Films defy cliche

Kapi-Mana News - - ARTS & ENTERTAINMENT - By JIM CHIPP

In­dian cin­ema has far more to of­fer than Bol­ly­wood, says Yes In­dia Film Fes­ti­val di­rec­tor Ravi Kham­boj. ‘‘The whole world is used to Bol­ly­wood and the im­pres­sion is that In­dia just makes Bol­ly­wood, but there is a whole par­al­lel in­dus­try that makes hard-hit­ting, mean­ing­ful films,’’ he said.

‘‘That is some­thing that I wanted to bring to New Zealand.’’

These films do not get a lot of at­ten­tion in In­dia, but are pop­u­lar in the US and Europe, he said.

The fes­ti­val will put 14 fea­ture films, two doc­u­men­taries and nine short films from that body of work in front of New Zealand au­di­ences.

The For­got­ten Women is a doc­u­men­tary from Deepa Me­hta. It has been nom­i­nated for an Academy Award.

‘‘It’s about the is­sue of young wid­ows,’’ said Kham­boj. ‘‘What hap­pens is that once they be­come wid­ows they are to­tally out­cast from so­ci­ety.

‘‘ They are sent to a place for wid­ows, an ashram.’’

An­other favourite is the open­ing night film, The Mak­ing of Ma­hatma.

‘‘It’s about Ghandi’s ear­lier life that peo­ple aren’t re­ally aware of; from South Africa, where he worked as a lawyer and saw the plight of In­di­ans and the na­tive peo­ple there; apartheid; dis­crim­i­na­tion; his per­sonal life,’’ said Kham­boj.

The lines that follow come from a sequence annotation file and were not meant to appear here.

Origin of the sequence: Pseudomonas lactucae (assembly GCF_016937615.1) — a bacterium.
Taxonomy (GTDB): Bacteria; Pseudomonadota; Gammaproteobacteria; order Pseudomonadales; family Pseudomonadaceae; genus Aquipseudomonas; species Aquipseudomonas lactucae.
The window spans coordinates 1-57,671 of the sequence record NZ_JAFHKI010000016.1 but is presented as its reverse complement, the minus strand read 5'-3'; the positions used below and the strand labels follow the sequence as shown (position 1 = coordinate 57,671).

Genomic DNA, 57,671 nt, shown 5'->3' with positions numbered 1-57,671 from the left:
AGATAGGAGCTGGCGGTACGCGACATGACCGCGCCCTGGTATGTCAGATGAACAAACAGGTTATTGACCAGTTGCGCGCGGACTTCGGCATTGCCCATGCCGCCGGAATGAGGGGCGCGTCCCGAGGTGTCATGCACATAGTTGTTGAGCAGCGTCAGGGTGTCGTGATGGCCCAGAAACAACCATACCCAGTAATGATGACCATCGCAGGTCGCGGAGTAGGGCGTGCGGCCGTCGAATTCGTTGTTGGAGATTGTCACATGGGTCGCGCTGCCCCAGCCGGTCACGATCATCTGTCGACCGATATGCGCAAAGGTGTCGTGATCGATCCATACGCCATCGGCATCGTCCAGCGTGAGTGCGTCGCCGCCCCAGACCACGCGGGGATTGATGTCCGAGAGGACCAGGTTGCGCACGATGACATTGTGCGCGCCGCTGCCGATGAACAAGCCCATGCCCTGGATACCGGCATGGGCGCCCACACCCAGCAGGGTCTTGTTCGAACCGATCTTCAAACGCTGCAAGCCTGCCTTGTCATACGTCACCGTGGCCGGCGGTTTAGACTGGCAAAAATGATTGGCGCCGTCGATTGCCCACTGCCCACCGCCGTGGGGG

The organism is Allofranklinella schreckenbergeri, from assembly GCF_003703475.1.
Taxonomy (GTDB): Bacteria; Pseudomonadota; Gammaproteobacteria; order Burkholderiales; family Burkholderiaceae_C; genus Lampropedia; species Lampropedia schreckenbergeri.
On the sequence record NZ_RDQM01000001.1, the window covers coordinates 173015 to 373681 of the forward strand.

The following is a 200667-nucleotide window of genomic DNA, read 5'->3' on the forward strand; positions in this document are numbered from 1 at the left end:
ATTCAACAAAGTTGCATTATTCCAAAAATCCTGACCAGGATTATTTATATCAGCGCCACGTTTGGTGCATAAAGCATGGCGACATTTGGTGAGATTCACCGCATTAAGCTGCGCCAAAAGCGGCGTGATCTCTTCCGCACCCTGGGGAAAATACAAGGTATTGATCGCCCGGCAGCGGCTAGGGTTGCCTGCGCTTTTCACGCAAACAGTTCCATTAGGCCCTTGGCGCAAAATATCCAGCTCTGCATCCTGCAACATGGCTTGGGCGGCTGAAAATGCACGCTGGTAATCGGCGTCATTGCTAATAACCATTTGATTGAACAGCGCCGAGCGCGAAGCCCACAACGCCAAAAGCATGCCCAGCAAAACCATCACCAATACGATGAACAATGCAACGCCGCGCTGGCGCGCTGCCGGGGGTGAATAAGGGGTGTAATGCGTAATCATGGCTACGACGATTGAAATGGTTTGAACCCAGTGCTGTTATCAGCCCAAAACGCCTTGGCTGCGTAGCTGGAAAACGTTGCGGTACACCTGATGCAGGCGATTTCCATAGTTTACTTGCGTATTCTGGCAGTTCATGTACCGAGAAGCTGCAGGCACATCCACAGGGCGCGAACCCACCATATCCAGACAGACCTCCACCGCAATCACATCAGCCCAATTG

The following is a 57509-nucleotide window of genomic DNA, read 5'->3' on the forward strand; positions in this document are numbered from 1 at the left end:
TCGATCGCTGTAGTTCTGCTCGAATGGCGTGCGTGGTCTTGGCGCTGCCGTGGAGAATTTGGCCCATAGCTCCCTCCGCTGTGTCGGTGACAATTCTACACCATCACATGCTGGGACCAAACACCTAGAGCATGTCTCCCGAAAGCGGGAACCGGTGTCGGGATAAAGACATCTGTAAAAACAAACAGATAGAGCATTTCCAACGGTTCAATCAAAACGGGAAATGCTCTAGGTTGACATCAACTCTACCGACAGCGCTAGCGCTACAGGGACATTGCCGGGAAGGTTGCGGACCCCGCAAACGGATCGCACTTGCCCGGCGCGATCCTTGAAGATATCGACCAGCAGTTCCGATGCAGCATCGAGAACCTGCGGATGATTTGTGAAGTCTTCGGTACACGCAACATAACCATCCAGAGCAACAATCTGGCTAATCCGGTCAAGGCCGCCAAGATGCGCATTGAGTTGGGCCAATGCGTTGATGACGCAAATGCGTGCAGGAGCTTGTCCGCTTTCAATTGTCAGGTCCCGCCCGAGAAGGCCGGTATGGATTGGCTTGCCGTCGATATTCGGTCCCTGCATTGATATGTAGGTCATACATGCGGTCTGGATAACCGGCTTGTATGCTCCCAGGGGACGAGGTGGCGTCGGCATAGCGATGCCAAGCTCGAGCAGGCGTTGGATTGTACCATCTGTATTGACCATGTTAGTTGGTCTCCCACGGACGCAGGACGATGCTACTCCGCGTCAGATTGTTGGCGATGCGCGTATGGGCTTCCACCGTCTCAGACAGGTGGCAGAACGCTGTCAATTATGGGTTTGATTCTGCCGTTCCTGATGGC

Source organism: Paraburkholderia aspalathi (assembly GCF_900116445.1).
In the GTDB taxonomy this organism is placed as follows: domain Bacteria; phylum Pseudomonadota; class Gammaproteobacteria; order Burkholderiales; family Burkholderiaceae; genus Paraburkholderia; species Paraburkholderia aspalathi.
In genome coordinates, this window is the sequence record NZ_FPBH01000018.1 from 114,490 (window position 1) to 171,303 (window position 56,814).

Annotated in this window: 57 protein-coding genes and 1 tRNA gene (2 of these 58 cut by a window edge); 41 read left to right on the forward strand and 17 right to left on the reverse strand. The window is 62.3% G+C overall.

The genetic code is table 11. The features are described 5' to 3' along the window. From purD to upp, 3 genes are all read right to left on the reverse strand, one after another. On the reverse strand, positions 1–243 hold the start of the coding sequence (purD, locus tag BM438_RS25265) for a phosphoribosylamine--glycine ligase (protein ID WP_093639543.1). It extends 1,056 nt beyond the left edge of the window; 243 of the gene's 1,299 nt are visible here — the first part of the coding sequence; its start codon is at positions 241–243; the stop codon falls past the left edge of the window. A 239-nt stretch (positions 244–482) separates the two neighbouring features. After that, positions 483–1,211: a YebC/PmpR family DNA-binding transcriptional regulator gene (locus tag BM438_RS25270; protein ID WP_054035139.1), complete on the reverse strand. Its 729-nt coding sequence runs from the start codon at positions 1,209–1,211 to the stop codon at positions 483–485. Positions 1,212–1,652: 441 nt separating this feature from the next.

‘‘What he was, our im­pres­sion of him, and what he was in his ear­lier days are quite dif­fer­ent. It is a hard-hit­ting film and peo­ple will won­der why Ghandi was like that.

‘‘It is a bit shock­ing. Peo­ple just can’t be­lieve his per­son­al­ity in the early days.’’

An­other favourite is Train to Pak­istan, which is set in the time when In­dia was di­vided into In­dia and Pak­istan, he said.

‘‘Most Mus­lims were mov­ing to Pak­istan and most Hin­dus were mov­ing to In­dia.’’

In the Pun­jab border vil­lage of Mano Ma­jra, Sikhs and Mus­lims had lived peace­fully for years, un­til con­flict ar­rived.

‘‘It’s about a train tak­ing Mus­lims to Pak­istan. At a very peace­ful vil­lage near the border, they [the vil­lagers] get to hear of a plan to at­tack the train and kill ev­ery­body.’’

Also pop­u­lar is Birds Of Prey – Khu­dakushi, a fea­ture film by Rakesh Me­hta that Kham­boj said the fes­ti­val was lucky to get.

‘‘It is a very strong film. It’s about the Mus­lims get­ting mis­treated and be­ing guided to­wards ex­trem­ism.’’

Yes In­dia Film Fes­ti­val opens on Novem­ber 4 at the Para­mount and runs for a week.

Visit yesin­di­afilm­fes­ti­val.org.

Fo­cused: A still from Bio­scope, one of the of­fer­ings in the Yes In­dia Film Fes­ti­val.

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